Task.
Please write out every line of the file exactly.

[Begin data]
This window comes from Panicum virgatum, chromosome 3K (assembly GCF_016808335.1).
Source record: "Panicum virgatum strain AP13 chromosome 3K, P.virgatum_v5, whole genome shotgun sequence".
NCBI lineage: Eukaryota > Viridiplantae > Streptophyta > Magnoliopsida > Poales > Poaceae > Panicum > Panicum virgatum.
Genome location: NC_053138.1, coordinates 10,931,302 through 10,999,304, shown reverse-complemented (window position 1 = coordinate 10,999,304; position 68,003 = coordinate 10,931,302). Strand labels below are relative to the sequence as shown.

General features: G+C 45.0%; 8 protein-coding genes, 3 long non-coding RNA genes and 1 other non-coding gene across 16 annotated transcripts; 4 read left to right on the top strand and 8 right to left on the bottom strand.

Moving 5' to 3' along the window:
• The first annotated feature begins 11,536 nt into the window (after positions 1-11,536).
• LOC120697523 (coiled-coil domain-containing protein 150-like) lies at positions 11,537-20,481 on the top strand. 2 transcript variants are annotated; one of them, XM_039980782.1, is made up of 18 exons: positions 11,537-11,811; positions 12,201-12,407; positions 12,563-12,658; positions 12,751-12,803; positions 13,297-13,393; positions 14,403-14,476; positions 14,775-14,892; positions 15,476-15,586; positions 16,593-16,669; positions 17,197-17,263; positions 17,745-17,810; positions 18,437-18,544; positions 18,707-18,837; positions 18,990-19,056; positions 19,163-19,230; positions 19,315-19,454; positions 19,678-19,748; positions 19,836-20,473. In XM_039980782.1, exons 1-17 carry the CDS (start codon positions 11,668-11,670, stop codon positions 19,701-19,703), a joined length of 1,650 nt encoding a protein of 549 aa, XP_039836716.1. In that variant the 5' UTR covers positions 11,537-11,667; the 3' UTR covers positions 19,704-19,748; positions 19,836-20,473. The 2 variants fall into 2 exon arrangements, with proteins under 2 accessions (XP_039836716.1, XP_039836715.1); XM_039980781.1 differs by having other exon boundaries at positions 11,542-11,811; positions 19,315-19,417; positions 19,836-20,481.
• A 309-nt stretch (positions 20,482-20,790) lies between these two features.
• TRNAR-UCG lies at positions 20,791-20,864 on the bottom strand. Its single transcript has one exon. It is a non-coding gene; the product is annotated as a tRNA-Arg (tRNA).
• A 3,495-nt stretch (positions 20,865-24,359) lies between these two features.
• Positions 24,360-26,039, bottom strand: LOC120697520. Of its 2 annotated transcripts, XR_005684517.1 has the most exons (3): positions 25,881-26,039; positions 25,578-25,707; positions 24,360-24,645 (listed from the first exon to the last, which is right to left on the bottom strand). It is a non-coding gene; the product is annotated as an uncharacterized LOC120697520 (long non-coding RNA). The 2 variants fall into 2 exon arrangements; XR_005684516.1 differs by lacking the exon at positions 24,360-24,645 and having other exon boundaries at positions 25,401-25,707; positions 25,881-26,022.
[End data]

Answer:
This window comes from Panicum virgatum, chromosome 3K (assembly GCF_016808335.1).
Source record: "Panicum virgatum strain AP13 chromosome 3K, P.virgatum_v5, whole genome shotgun sequence".
NCBI lineage: Eukaryota > Viridiplantae > Streptophyta > Magnoliopsida > Poales > Poaceae > Panicum > Panicum virgatum.
Genome location: NC_053138.1, coordinates 10,931,302 through 10,999,304, shown reverse-complemented (window position 1 = coordinate 10,999,304; position 68,003 = coordinate 10,931,302). Strand labels below are relative to the sequence as shown.

General features: G+C 45.0%; 8 protein-coding genes, 3 long non-coding RNA genes and 1 other non-coding gene across 16 annotated transcripts; 4 read left to right on the top strand and 8 right to left on the bottom strand.

Moving 5' to 3' along the window:
• The first annotated feature begins 11,536 nt into the window (after positions 1-11,536).
• LOC120697523 (coiled-coil domain-containing protein 150-like) lies at positions 11,537-20,481 on the top strand. 2 transcript variants are annotated; one of them, XM_039980782.1, is made up of 18 exons: positions 11,537-11,811; positions 12,201-12,407; positions 12,563-12,658; positions 12,751-12,803; positions 13,297-13,393; positions 14,403-14,476; positions 14,775-14,892; positions 15,476-15,586; positions 16,593-16,669; positions 17,197-17,263; positions 17,745-17,810; positions 18,437-18,544; positions 18,707-18,837; positions 18,990-19,056; positions 19,163-19,230; positions 19,315-19,454; positions 19,678-19,748; positions 19,836-20,473. In XM_039980782.1, exons 1-17 carry the CDS (start codon positions 11,668-11,670, stop codon positions 19,701-19,703), a joined length of 1,650 nt encoding a protein of 549 aa, XP_039836716.1. In that variant the 5' UTR covers positions 11,537-11,667; the 3' UTR covers positions 19,704-19,748; positions 19,836-20,473. The 2 variants fall into 2 exon arrangements, with proteins under 2 accessions (XP_039836716.1, XP_039836715.1); XM_039980781.1 differs by having other exon boundaries at positions 11,542-11,811; positions 19,315-19,417; positions 19,836-20,481.
• A 309-nt stretch (positions 20,482-20,790) lies between these two features.
• TRNAR-UCG lies at positions 20,791-20,864 on the bottom strand. Its single transcript has one exon. It is a non-coding gene; the product is annotated as a tRNA-Arg (tRNA).
• A 3,495-nt stretch (positions 20,865-24,359) lies between these two features.
• Positions 24,360-26,039, bottom strand: LOC120697520. Of its 2 annotated transcripts, XR_005684517.1 has the most exons (3): positions 25,881-26,039; positions 25,578-25,707; positions 24,360-24,645 (listed from the first exon to the last, which is right to left on the bottom strand). It is a non-coding gene; the product is annotated as an uncharacterized LOC120697520 (long non-coding RNA). The 2 variants fall into 2 exon arrangements; XR_005684516.1 differs by lacking the exon at positions 24,360-24,645 and having other exon boundaries at positions 25,401-25,707; positions 25,881-26,022.